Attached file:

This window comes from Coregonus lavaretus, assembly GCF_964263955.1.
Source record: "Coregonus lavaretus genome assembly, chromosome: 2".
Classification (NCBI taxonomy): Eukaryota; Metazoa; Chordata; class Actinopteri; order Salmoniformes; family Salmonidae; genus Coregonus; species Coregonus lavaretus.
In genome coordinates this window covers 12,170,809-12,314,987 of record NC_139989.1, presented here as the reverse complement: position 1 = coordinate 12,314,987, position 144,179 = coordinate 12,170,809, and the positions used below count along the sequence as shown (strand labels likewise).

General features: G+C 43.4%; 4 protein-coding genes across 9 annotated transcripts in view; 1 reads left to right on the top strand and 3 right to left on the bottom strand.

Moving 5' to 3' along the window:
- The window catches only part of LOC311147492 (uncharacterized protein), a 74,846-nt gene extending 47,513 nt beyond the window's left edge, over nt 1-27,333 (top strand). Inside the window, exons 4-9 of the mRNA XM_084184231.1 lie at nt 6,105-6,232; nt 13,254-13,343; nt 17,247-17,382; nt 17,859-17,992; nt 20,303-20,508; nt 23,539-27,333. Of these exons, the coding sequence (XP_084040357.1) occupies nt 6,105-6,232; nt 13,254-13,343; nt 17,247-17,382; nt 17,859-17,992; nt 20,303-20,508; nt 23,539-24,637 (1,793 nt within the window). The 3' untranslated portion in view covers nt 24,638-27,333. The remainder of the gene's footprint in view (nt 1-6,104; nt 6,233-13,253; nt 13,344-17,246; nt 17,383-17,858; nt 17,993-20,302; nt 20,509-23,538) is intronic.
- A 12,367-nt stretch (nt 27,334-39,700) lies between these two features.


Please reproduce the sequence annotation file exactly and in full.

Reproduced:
This window comes from Coregonus lavaretus, assembly GCF_964263955.1.
Source record: "Coregonus lavaretus genome assembly, chromosome: 2".
Classification (NCBI taxonomy): Eukaryota; Metazoa; Chordata; class Actinopteri; order Salmoniformes; family Salmonidae; genus Coregonus; species Coregonus lavaretus.
In genome coordinates this window covers 12,170,809-12,314,987 of record NC_139989.1, presented here as the reverse complement: position 1 = coordinate 12,314,987, position 144,179 = coordinate 12,170,809, and the positions used below count along the sequence as shown (strand labels likewise).

General features: G+C 43.4%; 4 protein-coding genes across 9 annotated transcripts in view; 1 reads left to right on the top strand and 3 right to left on the bottom strand.

Moving 5' to 3' along the window:
- The window catches only part of LOC311147492 (uncharacterized protein), a 74,846-nt gene extending 47,513 nt beyond the window's left edge, over nt 1-27,333 (top strand). Inside the window, exons 4-9 of the mRNA XM_084184231.1 lie at nt 6,105-6,232; nt 13,254-13,343; nt 17,247-17,382; nt 17,859-17,992; nt 20,303-20,508; nt 23,539-27,333. Of these exons, the coding sequence (XP_084040357.1) occupies nt 6,105-6,232; nt 13,254-13,343; nt 17,247-17,382; nt 17,859-17,992; nt 20,303-20,508; nt 23,539-24,637 (1,793 nt within the window). The 3' untranslated portion in view covers nt 24,638-27,333. The remainder of the gene's footprint in view (nt 1-6,104; nt 6,233-13,253; nt 13,344-17,246; nt 17,383-17,858; nt 17,993-20,302; nt 20,509-23,538) is intronic.
- A 12,367-nt stretch (nt 27,334-39,700) lies between these two features.